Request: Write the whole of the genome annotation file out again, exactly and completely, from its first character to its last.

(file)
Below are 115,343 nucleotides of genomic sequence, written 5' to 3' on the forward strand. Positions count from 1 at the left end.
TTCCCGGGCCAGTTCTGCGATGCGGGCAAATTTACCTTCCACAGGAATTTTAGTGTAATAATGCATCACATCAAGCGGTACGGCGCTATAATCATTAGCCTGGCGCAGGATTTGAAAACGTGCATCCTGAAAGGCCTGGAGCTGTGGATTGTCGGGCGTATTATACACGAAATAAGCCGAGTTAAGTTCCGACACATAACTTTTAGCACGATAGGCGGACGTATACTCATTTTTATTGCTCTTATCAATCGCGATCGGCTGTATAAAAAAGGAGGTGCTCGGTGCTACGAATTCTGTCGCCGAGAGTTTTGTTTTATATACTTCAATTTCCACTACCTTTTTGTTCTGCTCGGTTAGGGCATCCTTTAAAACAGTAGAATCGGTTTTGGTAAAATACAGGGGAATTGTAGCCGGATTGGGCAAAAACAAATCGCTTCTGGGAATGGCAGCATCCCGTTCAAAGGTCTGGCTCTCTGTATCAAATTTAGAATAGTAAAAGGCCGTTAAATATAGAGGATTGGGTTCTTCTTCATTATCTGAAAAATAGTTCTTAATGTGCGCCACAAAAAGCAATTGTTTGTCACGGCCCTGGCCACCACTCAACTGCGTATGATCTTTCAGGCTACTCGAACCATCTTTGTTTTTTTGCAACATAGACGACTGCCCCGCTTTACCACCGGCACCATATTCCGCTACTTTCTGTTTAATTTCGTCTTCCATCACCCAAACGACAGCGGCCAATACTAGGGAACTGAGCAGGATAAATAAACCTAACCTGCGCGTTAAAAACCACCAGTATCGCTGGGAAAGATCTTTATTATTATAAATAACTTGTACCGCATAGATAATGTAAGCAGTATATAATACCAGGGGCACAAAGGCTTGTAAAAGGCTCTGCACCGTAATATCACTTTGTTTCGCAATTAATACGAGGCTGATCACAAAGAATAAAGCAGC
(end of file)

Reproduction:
Below are 115,343 nucleotides of genomic sequence, written 5' to 3' on the forward strand. Positions count from 1 at the left end.
TTCCCGGGCCAGTTCTGCGATGCGGGCAAATTTACCTTCCACAGGAATTTTAGTGTAATAATGCATCACATCAAGCGGTACGGCGCTATAATCATTAGCCTGGCGCAGGATTTGAAAACGTGCATCCTGAAAGGCCTGGAGCTGTGGATTGTCGGGCGTATTATACACGAAATAAGCCGAGTTAAGTTCCGACACATAACTTTTAGCACGATAGGCGGACGTATACTCATTTTTATTGCTCTTATCAATCGCGATCGGCTGTATAAAAAAGGAGGTGCTCGGTGCTACGAATTCTGTCGCCGAGAGTTTTGTTTTATATACTTCAATTTCCACTACCTTTTTGTTCTGCTCGGTTAGGGCATCCTTTAAAACAGTAGAATCGGTTTTGGTAAAATACAGGGGAATTGTAGCCGGATTGGGCAAAAACAAATCGCTTCTGGGAATGGCAGCATCCCGTTCAAAGGTCTGGCTCTCTGTATCAAATTTAGAATAGTAAAAGGCCGTTAAATATAGAGGATTGGGTTCTTCTTCATTATCTGAAAAATAGTTCTTAATGTGCGCCACAAAAAGCAATTGTTTGTCACGGCCCTGGCCACCACTCAACTGCGTATGATCTTTCAGGCTACTCGAACCATCTTTGTTTTTTTGCAACATAGACGACTGCCCCGCTTTACCACCGGCACCATATTCCGCTACTTTCTGTTTAATTTCGTCTTCCATCACCCAAACGACAGCGGCCAATACTAGGGAACTGAGCAGGATAAATAAACCTAACCTGCGCGTTAAAAACCACCAGTATCGCTGGGAAAGATCTTTATTATTATAAATAACTTGTACCGCATAGATAATGTAAGCAGTATATAATACCAGGGGCACAAAGGCTTGTAAAAGGCTCTGCACCGTAATATCACTTTGTTTCGCAATTAATACGAGGCTGATCACAAAGAATAAAGCAGC